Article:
Table 1

Intraclass correlation coefficients for relative reliability of sprint times during a repeated (9 × 30 s) figure-of-eight sprint test with varying rest periods with and without the first and last sprints.*†

  

Base measurement

Attention-demanding task

Restricted vision

NFC

First sprint included

0.77 (0.50 - 0.90)

0.78 (0.54 - 0.92)

0.85 (0.67 - 0.93)

 

First sprint excluded

0.80 (0.60 - 0.92)

0.83 (0.61 - 0.93)

0.86 (0.67 - 0.94)

FC

Last sprint included

0.90 (0.74 - 0.96)

0.82 (0.59 - 0.92)

0.68 (0.35 - 0.86)

 

Last sprint excluded

0.94 (0.85 - 0.98)

0.85 (0.65 - 0.94)

0.75 (0.45 - 0.89)

* NFC, non-fatigued condition; FC, fatigued condition.

† Values in parentheses are 95% confidence limits.

Figure 2

Sprint times during the first test session of a repeated (9 × 30 s) figure-of-eight sprint test with varying rest periods. Group data (N = 19) for the sprint times (s) per test part.

The figure-of-eight sprint test revealed a good level of test-retest reliability as evidenced by ICC values ranging from 0.75 for the test part 'restricted vision fatigued' to 0.94 for the test part 'base measurement fatigued' (95% likely range: 0.40-0.98), and by the values of the mean differences between test and retest that were small when compared with the means of test and retest with zero lying within the 95% CL of all test parts (Table 2). Agreement data for heart rates, RPE scores and lactate concentrations are presented in Table 3. Zero lay within the 95% CL of all fatigue measurements.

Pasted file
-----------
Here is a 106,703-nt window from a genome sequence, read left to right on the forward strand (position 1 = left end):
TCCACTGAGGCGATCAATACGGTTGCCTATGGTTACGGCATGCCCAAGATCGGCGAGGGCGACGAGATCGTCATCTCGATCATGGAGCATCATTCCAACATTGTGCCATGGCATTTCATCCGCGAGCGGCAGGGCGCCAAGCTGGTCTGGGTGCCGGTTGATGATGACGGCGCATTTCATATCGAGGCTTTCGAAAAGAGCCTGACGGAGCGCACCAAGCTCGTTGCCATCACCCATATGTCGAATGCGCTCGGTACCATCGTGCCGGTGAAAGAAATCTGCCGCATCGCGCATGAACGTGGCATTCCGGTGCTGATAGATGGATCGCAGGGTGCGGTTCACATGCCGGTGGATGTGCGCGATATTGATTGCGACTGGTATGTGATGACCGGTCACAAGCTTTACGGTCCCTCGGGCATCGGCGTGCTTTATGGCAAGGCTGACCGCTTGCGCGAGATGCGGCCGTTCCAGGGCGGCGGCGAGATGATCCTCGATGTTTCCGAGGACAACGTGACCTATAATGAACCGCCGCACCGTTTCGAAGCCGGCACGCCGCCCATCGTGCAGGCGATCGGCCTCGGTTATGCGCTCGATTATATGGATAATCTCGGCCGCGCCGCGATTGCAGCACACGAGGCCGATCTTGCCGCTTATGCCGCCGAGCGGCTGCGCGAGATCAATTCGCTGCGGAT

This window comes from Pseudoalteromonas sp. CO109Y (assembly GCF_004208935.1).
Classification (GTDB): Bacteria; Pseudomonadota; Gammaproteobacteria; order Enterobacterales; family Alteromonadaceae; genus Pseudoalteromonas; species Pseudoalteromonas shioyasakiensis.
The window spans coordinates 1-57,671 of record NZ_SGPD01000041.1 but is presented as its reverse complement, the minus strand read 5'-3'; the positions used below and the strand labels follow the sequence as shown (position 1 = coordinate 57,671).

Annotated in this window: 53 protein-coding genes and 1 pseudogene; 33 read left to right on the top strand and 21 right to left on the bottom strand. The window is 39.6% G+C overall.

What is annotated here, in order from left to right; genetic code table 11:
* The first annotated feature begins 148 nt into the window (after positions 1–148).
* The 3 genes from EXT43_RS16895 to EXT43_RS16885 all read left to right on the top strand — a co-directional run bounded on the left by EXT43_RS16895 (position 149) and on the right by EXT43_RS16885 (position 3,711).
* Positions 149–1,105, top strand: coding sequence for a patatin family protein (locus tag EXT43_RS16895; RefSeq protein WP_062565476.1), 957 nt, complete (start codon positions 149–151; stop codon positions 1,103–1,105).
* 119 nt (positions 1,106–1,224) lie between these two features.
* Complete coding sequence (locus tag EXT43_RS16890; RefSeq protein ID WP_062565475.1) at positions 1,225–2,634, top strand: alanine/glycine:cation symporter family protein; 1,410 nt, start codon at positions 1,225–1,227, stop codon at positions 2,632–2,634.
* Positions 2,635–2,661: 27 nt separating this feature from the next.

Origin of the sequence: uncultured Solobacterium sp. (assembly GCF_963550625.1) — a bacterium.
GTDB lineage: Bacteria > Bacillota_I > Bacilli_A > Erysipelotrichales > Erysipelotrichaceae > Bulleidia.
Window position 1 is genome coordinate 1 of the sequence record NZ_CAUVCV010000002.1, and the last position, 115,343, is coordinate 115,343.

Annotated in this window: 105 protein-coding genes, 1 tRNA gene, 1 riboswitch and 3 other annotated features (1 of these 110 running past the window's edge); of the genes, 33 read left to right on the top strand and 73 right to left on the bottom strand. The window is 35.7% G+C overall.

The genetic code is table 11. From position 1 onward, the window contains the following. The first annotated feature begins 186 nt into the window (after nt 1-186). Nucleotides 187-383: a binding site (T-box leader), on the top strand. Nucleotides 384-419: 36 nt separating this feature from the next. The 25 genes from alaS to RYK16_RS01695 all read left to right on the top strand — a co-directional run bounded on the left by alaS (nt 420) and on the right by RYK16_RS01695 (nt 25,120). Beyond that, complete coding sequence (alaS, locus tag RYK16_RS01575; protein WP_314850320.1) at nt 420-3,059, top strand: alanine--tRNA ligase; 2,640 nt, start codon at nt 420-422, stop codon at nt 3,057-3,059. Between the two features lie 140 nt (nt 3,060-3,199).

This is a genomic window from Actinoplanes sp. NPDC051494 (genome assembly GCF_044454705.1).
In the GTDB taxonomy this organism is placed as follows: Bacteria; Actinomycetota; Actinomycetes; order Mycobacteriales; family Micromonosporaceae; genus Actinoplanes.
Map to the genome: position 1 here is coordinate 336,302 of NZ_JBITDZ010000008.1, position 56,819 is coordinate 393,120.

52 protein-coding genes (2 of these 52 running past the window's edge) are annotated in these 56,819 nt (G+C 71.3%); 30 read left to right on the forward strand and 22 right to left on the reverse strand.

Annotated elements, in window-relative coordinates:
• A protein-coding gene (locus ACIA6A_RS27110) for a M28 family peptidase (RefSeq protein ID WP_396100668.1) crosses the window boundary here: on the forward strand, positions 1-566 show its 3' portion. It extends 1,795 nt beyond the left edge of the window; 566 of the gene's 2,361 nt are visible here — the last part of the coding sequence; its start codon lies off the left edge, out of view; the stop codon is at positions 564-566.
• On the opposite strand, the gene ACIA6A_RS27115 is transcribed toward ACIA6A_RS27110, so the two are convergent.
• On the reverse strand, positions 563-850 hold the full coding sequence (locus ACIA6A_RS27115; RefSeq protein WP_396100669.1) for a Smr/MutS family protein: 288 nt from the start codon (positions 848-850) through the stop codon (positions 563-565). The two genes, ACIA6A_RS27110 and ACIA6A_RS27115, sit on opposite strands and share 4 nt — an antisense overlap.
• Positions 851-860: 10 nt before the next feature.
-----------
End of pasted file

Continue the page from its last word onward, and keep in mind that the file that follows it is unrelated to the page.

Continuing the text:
Table 2

Absolute reliability data for sprint times during a repeated (9 × 30 s) figure-of-eight sprint test with varying rest periods.*†‡

  

Test

Retest

Mean difference

95% CL

Base measurement

NFC

20.8 (1.0)

21.0 (1.0)

-0.2

-0.5 - 0.1

 

FC

22.4 (1.2)

22.3 (1.4)

0.1

-0.1 - 0.3

Attention-demanding task

NFC

21.1 (1.1)

21.0 (1.1)

0.1

-0.2 - 0.4

 

FC

22.7 (1.2)

22.5 (1.3)

0.2

-0.1 - 0.5

Restricted vision

NFC

21.7 (1.3)

21.6 (1.2)

0.1

-0.2 - 0.4

 

FC

22.9 (1.3)

22.6 (1.4)

0.2

-0.2 - 0.7

*95% CL, 95% confidence limits; NFC, non-fatigued condition; FC, fatigued condition.

All times are expressed in seconds.

Values in parentheses are standard deviations.

Table 3

Agreement data for heart rates, RPE scores and lactate concentrations obtained during a repeated (9 × 30 s) figure-of-eight sprint test with varying rest periods.* †‡

  

Test

Retest

Mean difference

95% CL

Heart rates

    

Base measurement

P

76.9 (10.9)

79.9 (15.5)

-3.0

-13.4 - 7.4

 

NFC

151.6 (10.1)

144.5 (16.9)

7.1

-0.4 - 14.5

 

FC

186.9 (7.2)

184.1 (9.9)

2.8

-0.3 - 5.9

Attention-demanding task

P

80.3 (17.2)

78.8 (10.9)

1.5

-8.5 - 11.5

 

NFC

145.6 (3.8)

142.8 (14.9)

2.8

-1.5 - 7.1

 

FC

186.4 (9.2)

184.6 (8.4)

1.7

-1.0 - 4.4

Restricted vision

P

78.5 (11.4)

79.6 (9.9)

-1.1

-10.3 - 7.8

 

NFC

148.2 (13.5)

141.3 (18.3)

6.9

-0.3 - 14.2

 

FC

185.1 (7.6)

183.6 (8.1)

1.5

-0.2 - 3.1

RPE scores

    

Base measurement

P

8.3 (2.1)

8.0 (2.3)